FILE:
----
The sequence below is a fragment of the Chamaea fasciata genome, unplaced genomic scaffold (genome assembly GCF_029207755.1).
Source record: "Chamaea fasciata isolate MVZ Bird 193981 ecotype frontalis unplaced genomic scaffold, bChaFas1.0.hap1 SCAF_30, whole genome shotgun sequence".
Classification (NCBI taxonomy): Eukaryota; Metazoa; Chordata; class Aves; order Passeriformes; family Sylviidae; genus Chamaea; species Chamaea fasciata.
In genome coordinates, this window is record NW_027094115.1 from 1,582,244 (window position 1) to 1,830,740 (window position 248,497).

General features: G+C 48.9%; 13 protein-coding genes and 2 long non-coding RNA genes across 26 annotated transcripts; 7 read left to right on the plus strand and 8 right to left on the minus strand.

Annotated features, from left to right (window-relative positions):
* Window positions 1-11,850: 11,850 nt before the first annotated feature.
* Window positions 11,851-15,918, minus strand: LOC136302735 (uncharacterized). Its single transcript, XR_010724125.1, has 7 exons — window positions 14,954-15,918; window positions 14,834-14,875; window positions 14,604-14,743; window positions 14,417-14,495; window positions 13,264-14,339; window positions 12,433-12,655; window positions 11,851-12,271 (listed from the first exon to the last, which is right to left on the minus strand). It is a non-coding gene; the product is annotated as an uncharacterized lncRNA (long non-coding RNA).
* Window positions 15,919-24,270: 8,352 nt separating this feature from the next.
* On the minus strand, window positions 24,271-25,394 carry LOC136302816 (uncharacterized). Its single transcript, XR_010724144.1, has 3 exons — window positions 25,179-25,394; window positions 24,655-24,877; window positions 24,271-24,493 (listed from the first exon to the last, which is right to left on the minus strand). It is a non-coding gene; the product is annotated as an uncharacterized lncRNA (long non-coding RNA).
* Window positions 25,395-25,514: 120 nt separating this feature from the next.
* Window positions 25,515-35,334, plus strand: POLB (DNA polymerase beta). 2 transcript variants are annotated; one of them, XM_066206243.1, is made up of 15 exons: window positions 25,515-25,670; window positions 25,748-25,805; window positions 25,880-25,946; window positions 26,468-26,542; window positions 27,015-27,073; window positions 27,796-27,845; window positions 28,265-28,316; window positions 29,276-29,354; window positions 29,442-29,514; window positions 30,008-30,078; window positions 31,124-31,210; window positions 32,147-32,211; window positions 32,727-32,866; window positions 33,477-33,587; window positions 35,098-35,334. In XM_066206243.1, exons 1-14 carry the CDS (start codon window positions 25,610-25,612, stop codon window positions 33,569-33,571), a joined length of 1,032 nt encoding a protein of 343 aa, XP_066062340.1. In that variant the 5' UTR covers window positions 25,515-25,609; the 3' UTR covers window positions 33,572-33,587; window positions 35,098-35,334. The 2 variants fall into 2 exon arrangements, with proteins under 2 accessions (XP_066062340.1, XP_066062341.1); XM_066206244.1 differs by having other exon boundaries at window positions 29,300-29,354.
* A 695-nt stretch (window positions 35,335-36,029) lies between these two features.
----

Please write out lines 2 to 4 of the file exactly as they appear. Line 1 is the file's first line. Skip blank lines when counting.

Source record: "Chamaea fasciata isolate MVZ Bird 193981 ecotype frontalis unplaced genomic scaffold, bChaFas1.0.hap1 SCAF_30, whole genome shotgun sequence".
Classification (NCBI taxonomy): Eukaryota; Metazoa; Chordata; class Aves; order Passeriformes; family Sylviidae; genus Chamaea; species Chamaea fasciata.
In genome coordinates, this window is record NW_027094115.1 from 1,582,244 (window position 1) to 1,830,740 (window position 248,497).